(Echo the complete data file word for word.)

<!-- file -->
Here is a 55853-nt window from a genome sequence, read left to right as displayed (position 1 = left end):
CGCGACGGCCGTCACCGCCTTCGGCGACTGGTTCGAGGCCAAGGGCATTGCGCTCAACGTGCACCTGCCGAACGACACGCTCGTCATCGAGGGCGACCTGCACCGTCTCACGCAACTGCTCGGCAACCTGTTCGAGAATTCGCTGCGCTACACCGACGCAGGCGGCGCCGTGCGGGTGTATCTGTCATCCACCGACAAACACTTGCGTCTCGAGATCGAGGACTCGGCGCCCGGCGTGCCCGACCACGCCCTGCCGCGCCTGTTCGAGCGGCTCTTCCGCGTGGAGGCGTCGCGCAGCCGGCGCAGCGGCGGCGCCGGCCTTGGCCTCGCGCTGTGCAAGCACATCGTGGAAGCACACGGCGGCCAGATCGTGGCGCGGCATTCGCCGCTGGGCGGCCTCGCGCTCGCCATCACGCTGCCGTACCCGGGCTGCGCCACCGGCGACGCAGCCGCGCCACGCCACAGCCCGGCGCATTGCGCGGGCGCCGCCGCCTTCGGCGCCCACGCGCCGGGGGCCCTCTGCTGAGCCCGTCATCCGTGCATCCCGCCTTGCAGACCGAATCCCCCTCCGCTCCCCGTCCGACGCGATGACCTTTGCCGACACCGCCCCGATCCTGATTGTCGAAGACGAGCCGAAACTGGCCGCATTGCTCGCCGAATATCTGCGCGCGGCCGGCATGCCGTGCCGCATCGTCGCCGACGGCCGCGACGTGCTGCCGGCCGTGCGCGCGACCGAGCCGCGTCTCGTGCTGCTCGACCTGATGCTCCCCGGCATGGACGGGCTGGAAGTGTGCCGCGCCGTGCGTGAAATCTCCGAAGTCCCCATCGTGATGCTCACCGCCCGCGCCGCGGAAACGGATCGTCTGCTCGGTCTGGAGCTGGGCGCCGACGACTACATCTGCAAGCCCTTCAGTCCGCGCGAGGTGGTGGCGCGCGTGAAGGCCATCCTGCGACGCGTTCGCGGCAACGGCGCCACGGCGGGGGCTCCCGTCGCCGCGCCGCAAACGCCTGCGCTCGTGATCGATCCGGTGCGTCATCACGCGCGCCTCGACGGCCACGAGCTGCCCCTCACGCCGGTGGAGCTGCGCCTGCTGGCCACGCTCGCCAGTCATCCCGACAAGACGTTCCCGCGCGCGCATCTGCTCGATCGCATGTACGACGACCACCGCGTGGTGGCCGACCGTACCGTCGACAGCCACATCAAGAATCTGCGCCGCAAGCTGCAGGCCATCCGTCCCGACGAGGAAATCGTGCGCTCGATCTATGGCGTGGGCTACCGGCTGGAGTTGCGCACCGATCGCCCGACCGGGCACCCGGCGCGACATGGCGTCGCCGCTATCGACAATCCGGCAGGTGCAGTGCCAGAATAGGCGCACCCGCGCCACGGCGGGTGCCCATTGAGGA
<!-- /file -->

Here is a 55853-nt window from a genome sequence, read left to right as displayed (position 1 = left end):
CGCGACGGCCGTCACCGCCTTCGGCGACTGGTTCGAGGCCAAGGGCATTGCGCTCAACGTGCACCTGCCGAACGACACGCTCGTCATCGAGGGCGACCTGCACCGTCTCACGCAACTGCTCGGCAACCTGTTCGAGAATTCGCTGCGCTACACCGACGCAGGCGGCGCCGTGCGGGTGTATCTGTCATCCACCGACAAACACTTGCGTCTCGAGATCGAGGACTCGGCGCCCGGCGTGCCCGACCACGCCCTGCCGCGCCTGTTCGAGCGGCTCTTCCGCGTGGAGGCGTCGCGCAGCCGGCGCAGCGGCGGCGCCGGCCTTGGCCTCGCGCTGTGCAAGCACATCGTGGAAGCACACGGCGGCCAGATCGTGGCGCGGCATTCGCCGCTGGGCGGCCTCGCGCTCGCCATCACGCTGCCGTACCCGGGCTGCGCCACCGGCGACGCAGCCGCGCCACGCCACAGCCCGGCGCATTGCGCGGGCGCCGCCGCCTTCGGCGCCCACGCGCCGGGGGCCCTCTGCTGAGCCCGTCATCCGTGCATCCCGCCTTGCAGACCGAATCCCCCTCCGCTCCCCGTCCGACGCGATGACCTTTGCCGACACCGCCCCGATCCTGATTGTCGAAGACGAGCCGAAACTGGCCGCATTGCTCGCCGAATATCTGCGCGCGGCCGGCATGCCGTGCCGCATCGTCGCCGACGGCCGCGACGTGCTGCCGGCCGTGCGCGCGACCGAGCCGCGTCTCGTGCTGCTCGACCTGATGCTCCCCGGCATGGACGGGCTGGAAGTGTGCCGCGCCGTGCGTGAAATCTCCGAAGTCCCCATCGTGATGCTCACCGCCCGCGCCGCGGAAACGGATCGTCTGCTCGGTCTGGAGCTGGGCGCCGACGACTACATCTGCAAGCCCTTCAGTCCGCGCGAGGTGGTGGCGCGCGTGAAGGCCATCCTGCGACGCGTTCGCGGCAACGGCGCCACGGCGGGGGCTCCCGTCGCCGCGCCGCAAACGCCTGCGCTCGTGATCGATCCGGTGCGTCATCACGCGCGCCTCGACGGCCACGAGCTGCCCCTCACGCCGGTGGAGCTGCGCCTGCTGGCCACGCTCGCCAGTCATCCCGACAAGACGTTCCCGCGCGCGCATCTGCTCGATCGCATGTACGACGACCACCGCGTGGTGGCCGACCGTACCGTCGACAGCCACATCAAGAATCTGCGCCGCAAGCTGCAGGCCATCCGTCCCGACGAGGAAATCGTGCGCTCGATCTATGGCGTGGGCTACCGGCTGGAGTTGCGCACCGATCGCCCGACCGGGCACCCGGCGCGACATGGCGTCGCCGCTATCGACAATCCGGCAGGTGCAGTGCCAGAATAGGCGCACCCGCGCCACGGCGGGTGCCCATTGAGGA